The Rough Wooing

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Known in Scotland as the "Eight" or "Nine Years' War", the Rough Wooing (December 1543 – March 1551) was a war between Scotland and England. Following its break with Rome, England decided to attack Scotland, partly to destroy the Auld Alliance and prevent Scotland being used as a springboard for future invasion by France, partly to weaken Scotland, and partly to force Scotland to agree to a marriage alliance between Mary, Queen of Scots and the English heir apparent Edward, son of King Henry VIII.

An invasion of France was also contemplated. War was declared by Henry in an attempt to force the Scots to agree to a marriage between Edward, who was six years old at the start of the war, and the infant queen, thereby creating a new alliance between Scotland and England. Edward, crowned king in 1547 at the age of nine, continued the war for a time under the direction of the Duke of Somerset before Somerset's removal from power in 1549 and replacement by the Duke of Northumberland, who wished for a less costly foreign policy than his predecessor.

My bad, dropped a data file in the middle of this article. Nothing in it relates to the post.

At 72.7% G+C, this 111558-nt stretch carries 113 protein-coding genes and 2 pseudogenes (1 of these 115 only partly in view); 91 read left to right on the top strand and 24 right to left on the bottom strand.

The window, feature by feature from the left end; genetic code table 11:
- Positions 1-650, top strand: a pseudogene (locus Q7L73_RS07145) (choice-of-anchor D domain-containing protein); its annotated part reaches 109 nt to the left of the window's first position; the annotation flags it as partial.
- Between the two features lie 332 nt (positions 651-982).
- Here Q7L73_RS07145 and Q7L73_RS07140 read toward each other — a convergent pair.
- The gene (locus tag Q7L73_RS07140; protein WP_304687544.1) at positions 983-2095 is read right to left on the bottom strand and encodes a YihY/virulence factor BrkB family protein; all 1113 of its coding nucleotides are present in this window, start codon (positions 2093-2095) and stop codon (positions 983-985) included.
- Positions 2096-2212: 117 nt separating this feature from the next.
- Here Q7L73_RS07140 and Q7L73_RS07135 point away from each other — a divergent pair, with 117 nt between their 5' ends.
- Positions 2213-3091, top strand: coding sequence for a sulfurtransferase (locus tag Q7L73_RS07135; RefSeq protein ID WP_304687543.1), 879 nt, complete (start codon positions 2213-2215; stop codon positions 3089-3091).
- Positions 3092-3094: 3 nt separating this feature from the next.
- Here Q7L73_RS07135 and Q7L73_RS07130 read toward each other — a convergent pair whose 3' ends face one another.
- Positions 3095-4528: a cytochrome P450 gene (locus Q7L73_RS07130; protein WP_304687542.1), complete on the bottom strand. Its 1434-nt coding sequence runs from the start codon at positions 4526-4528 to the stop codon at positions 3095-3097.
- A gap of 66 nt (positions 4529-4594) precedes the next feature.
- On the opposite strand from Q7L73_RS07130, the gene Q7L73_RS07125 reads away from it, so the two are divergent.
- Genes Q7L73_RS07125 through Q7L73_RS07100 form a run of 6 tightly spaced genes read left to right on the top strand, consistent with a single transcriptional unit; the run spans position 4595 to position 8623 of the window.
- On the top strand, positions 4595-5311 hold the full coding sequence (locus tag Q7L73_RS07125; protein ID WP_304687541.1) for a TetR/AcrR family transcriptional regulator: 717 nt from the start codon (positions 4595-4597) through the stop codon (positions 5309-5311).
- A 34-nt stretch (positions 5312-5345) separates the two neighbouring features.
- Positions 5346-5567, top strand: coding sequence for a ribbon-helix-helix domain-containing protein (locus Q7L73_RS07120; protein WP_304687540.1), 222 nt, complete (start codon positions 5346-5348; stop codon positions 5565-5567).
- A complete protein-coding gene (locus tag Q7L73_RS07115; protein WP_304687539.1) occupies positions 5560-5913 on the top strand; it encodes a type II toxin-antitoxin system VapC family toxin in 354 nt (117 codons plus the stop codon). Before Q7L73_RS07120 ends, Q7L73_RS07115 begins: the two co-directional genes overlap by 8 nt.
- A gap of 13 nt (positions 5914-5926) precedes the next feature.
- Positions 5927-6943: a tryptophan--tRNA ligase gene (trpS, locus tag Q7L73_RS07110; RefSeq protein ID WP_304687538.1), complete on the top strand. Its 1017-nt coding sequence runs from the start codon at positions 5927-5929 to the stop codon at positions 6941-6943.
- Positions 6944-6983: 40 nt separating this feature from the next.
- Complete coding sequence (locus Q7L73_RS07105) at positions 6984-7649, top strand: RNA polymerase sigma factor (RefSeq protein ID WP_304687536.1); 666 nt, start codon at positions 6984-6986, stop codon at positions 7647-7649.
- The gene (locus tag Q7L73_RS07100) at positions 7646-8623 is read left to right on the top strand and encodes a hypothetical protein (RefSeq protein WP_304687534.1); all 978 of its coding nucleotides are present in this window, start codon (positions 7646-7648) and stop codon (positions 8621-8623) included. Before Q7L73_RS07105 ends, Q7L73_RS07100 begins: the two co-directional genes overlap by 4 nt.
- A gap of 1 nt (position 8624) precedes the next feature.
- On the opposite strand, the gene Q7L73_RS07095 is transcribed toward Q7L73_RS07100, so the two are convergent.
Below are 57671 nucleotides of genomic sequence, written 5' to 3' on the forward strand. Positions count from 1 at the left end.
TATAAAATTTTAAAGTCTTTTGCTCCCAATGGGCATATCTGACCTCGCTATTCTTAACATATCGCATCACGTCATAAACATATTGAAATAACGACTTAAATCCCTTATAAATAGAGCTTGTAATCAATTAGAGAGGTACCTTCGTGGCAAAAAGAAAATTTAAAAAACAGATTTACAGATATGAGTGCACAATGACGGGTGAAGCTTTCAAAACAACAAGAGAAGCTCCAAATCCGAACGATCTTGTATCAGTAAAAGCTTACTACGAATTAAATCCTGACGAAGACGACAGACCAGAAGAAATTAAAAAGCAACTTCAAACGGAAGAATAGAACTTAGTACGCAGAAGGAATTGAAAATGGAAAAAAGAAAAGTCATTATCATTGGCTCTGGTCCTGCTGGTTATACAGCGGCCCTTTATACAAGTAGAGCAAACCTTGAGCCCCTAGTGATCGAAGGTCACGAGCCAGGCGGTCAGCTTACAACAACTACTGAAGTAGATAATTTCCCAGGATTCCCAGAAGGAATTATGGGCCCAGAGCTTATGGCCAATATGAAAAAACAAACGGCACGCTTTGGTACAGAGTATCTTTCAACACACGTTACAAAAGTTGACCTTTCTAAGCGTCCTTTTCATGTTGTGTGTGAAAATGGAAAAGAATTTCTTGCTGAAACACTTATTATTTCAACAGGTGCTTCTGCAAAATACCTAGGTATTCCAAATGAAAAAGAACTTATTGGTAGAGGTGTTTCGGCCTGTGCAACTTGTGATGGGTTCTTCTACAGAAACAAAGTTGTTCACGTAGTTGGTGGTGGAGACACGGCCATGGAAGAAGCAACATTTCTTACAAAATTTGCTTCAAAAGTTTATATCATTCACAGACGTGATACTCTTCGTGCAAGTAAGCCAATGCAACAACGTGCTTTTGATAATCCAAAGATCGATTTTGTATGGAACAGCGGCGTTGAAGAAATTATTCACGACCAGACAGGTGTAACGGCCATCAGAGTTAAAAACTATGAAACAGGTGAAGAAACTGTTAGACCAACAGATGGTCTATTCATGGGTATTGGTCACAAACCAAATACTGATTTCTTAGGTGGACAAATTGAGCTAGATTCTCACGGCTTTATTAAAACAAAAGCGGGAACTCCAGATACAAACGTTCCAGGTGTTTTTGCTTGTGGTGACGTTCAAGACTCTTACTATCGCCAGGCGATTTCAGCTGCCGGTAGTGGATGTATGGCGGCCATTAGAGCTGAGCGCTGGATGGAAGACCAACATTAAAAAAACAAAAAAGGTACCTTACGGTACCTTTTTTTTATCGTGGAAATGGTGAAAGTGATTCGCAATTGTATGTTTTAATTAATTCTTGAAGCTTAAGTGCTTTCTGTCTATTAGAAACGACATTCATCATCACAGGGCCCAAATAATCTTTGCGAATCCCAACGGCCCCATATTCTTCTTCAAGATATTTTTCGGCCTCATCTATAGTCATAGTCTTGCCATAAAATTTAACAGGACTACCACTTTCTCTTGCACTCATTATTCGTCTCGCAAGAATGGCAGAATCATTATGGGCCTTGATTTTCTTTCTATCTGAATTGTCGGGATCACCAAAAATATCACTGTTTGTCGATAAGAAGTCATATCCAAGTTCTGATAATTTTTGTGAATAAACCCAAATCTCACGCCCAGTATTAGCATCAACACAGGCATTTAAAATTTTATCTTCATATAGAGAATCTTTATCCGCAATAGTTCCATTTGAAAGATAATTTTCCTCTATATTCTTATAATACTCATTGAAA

It was the last major conflict between Scotland and England before the Union of the Crowns in 1603, excepting perhaps the English intervention at the Siege of Leith in 1560, and was part of the Anglo-Scottish Wars of the 16th century.

The idea of the war as a "Wooing" was popularised many years later by Sir Walter Scott, and the phrase "Rough Wooing" appeared in several history books from the 1850s onwards.


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